If you haven’t visited Ljubljana, it’s high time you righted that wrong. The capital of Slovenia and European Green Capital 2016 is historically one of the most attractive cities in the world with powers of persuasion spanning several millennia.
The Ljubljana Marshes were first settled way back in 2000BC, the ancient Romans took up residence at the turn of the first century. And round about 450AD, Attila’s Huns arrived, followed by Ostrogoths, Lombards and marauding Magyar. The Hapsburg’s held sway in the city for centuries before the Austro-Hungarian Empire added Slovenia to its extensive property portfolio. Italian fascists were in occupation during WWII, then Yugoslavia stepped in for quite a few decades, until Slovenian independence in 1991.
You don’t have to look hard to see the myriad influences. Despite devastating earthquakes in the 15th and 19th century, Ljubljana’s built heritage still includes everything from prehistoric pile-dwellings, Roman bathhouses and medieval palaces to Renaissance churches, Baroque cathedrals and Vienna Secession districts. The city centre has even been described as, ‘one of the 20th century’s most important works of art’: credit to the Art Nouveau masterpieces designed by celebrated Slovenian architect, Jože Plečnik.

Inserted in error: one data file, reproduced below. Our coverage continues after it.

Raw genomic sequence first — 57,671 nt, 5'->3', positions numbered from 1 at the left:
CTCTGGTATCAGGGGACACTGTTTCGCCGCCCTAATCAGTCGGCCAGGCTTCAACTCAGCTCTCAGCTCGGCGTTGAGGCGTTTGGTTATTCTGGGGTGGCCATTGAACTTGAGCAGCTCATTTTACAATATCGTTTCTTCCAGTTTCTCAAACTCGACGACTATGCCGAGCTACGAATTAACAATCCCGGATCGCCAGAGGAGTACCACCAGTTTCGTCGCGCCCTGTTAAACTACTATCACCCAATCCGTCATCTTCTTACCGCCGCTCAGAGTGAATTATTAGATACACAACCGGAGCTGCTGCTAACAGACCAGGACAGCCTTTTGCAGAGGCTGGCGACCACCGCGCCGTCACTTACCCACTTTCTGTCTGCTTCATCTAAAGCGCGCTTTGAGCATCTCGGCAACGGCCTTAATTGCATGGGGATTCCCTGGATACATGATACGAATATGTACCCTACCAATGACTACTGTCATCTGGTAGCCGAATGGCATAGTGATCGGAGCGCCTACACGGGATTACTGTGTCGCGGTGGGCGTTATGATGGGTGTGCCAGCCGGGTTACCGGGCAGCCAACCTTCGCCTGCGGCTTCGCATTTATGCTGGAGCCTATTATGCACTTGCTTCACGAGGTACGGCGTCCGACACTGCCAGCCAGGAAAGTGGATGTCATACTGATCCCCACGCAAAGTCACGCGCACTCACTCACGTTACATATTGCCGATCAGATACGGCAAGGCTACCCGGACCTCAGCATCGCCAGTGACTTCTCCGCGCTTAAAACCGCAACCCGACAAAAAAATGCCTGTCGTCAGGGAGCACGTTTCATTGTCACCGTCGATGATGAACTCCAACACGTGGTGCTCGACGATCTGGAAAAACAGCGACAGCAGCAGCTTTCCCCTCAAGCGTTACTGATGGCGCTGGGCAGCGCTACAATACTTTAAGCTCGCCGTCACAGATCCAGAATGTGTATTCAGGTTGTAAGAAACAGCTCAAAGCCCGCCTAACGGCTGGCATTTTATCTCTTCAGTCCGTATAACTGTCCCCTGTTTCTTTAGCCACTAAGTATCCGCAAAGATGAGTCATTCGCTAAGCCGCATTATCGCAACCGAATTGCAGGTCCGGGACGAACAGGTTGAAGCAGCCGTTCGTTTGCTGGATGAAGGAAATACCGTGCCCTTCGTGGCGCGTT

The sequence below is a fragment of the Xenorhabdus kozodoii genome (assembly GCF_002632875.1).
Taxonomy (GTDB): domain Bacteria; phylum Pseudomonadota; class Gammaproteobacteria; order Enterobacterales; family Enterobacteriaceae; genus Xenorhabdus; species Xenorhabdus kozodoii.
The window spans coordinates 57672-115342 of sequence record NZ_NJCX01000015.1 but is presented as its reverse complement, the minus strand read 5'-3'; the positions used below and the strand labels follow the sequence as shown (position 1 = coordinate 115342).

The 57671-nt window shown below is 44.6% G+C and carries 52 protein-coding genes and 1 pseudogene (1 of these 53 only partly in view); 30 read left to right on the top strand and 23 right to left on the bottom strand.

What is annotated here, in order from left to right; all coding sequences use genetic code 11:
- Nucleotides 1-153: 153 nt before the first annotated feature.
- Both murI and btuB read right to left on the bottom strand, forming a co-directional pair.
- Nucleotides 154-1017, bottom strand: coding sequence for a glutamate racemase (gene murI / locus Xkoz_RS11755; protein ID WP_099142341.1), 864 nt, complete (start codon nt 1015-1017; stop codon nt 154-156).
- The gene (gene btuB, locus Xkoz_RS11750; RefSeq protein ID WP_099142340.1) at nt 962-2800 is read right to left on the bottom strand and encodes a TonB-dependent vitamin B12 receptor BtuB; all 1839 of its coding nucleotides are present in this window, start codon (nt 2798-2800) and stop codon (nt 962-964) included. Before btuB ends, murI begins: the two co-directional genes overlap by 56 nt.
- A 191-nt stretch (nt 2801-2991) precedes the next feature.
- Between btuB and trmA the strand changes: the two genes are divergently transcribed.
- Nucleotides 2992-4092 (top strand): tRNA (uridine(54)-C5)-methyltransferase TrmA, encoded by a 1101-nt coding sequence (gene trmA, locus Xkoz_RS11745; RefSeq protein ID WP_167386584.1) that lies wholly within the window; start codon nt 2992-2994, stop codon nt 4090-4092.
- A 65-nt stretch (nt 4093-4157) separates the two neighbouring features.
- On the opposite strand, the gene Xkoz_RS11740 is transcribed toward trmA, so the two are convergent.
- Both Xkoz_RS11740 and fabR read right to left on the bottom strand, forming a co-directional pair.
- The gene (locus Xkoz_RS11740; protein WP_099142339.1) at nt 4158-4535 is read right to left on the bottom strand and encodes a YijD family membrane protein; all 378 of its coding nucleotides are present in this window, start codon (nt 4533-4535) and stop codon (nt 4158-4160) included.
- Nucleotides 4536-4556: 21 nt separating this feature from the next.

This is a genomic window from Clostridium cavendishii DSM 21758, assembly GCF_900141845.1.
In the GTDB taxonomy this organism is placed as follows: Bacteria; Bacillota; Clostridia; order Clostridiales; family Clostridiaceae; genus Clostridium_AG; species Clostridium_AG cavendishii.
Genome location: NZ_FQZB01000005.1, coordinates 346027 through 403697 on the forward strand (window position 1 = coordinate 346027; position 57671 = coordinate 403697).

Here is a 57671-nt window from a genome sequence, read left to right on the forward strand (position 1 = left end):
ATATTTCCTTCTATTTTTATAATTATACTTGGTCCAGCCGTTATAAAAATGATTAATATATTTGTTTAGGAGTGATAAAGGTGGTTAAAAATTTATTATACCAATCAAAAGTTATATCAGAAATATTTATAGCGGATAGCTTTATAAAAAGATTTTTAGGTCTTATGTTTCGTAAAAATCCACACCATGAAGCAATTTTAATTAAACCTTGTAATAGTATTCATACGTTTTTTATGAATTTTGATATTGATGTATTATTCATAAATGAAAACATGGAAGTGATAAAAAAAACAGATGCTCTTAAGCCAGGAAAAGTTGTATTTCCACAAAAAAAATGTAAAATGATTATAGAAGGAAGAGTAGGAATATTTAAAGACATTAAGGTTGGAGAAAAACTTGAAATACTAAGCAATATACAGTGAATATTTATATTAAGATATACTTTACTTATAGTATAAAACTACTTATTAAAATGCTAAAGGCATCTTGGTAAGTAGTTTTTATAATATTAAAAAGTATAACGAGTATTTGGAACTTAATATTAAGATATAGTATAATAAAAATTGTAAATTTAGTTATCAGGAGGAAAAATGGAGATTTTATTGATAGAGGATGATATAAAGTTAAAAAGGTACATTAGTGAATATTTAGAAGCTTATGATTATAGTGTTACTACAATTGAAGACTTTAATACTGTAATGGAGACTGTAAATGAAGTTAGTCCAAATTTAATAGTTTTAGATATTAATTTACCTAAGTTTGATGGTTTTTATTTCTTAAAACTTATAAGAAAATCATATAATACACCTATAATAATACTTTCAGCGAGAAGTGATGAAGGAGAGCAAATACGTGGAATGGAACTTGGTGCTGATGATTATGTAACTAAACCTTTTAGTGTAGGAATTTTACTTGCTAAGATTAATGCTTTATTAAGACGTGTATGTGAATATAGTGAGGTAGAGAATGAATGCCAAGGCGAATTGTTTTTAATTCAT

Remarkable buildings aside, Ljubljana’s not short on cultural influence either. It’s an international player in terms of the arts, hosts over 10,000 festival and events each year, has one of the world’s oldest orchestras and curates over 70 museums and galleries ranging from the venerable Narodna Galerija to the youthful Metelkova Museum of Contemporary Art.
And if all that doesn’t inspire you to pack up the kids and head for the city as soon as possible, it might interest you to know that Slovenia became the world’s first ‘Green Destination’ in 2016. So, thanks to the country’s diminutive size, Ljubljana’s under two hours drive from the Julian Alps and fairy tale Bled, the vineyards, mountains and rivers of Pannonia and a Mediterranean coastline strung with medieval towns, Venetian harbours, ancient salt flats and summer meadows, where graceful Lipizzaner stallions have always taken their first steps.
But, like a lot of visitors, you’ll probably find there’s quite enough in Ljubljana itself to tempt you to hang around and simply enjoy the city.